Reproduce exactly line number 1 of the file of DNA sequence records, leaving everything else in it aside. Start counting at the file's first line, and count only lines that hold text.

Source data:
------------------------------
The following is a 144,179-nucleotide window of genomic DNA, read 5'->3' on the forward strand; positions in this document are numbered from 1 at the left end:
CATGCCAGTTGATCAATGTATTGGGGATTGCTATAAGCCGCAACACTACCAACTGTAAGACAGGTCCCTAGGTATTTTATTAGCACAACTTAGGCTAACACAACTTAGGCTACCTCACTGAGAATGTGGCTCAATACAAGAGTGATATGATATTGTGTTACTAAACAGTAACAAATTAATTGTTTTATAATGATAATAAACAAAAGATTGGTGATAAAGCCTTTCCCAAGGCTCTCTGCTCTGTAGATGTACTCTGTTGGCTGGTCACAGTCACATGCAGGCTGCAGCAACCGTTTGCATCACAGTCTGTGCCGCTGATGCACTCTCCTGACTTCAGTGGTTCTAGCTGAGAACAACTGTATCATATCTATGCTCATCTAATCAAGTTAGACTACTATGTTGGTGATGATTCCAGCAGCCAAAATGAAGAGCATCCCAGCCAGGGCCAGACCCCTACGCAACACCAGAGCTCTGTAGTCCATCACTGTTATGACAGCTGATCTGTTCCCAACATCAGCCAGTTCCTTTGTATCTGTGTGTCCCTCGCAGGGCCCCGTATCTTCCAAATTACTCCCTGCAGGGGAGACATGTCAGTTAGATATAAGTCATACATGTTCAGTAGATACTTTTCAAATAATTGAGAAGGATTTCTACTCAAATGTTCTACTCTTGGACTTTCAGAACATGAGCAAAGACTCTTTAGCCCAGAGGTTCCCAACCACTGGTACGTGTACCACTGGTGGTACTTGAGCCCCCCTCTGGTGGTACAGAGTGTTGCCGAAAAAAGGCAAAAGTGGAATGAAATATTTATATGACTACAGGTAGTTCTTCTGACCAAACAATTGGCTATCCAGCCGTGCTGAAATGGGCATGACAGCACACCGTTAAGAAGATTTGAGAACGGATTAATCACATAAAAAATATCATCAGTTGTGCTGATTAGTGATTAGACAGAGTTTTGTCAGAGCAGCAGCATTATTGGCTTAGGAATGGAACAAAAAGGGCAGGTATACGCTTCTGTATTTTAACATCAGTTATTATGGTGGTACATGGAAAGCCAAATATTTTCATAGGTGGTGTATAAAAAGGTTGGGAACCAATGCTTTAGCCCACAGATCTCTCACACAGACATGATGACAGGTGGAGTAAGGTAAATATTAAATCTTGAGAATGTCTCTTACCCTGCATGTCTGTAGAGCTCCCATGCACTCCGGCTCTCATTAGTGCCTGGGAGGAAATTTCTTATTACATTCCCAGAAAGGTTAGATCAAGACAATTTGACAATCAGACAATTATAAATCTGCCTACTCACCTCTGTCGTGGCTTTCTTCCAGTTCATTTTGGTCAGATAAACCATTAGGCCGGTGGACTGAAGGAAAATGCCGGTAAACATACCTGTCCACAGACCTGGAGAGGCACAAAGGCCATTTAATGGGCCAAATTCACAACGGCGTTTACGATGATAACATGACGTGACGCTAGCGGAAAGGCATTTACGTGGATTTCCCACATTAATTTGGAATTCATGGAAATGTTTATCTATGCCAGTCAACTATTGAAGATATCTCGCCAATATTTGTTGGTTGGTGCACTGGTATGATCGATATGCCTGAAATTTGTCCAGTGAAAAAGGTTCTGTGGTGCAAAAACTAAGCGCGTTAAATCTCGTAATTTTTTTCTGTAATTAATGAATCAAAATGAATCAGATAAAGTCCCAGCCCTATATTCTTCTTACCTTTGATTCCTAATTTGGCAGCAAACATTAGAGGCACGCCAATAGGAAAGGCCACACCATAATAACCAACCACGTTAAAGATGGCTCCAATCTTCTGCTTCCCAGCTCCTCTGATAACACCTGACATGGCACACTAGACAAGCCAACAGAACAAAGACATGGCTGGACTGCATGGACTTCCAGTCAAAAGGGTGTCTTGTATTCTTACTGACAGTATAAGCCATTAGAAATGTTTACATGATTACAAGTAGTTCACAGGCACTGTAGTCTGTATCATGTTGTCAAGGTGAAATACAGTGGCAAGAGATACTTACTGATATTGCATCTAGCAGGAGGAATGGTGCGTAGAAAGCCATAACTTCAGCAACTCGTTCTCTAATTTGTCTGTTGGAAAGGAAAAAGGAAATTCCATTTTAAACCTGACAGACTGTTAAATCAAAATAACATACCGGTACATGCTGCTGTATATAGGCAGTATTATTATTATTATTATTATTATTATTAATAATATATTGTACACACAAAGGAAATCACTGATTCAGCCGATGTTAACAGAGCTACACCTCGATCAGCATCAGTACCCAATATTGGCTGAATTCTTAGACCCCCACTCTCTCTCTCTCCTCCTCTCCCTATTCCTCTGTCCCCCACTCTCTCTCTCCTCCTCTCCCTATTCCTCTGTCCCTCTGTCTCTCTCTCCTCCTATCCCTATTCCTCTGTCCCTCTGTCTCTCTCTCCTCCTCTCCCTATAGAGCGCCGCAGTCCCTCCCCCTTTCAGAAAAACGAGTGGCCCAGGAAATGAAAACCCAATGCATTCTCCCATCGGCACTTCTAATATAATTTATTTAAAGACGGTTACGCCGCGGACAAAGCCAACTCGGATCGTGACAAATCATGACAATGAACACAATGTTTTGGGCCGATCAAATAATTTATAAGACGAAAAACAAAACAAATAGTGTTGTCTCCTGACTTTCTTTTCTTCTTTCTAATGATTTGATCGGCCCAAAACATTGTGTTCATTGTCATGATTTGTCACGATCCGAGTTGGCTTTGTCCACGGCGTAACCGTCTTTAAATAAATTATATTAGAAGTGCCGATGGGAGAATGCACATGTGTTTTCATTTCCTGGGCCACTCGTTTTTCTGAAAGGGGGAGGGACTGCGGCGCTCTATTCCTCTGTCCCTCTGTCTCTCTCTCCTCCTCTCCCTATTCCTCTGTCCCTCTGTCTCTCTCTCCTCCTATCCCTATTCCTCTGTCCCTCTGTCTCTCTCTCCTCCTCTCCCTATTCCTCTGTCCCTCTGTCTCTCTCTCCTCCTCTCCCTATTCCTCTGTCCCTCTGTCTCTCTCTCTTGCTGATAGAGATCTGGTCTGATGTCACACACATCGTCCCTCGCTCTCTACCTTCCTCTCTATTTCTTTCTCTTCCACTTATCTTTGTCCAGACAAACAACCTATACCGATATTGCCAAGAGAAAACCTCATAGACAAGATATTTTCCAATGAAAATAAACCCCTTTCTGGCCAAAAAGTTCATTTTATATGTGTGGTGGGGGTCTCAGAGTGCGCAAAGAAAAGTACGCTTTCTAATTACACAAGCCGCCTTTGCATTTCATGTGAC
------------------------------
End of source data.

The following is a 144,179-nucleotide window of genomic DNA, read 5'->3' on the forward strand; positions in this document are numbered from 1 at the left end: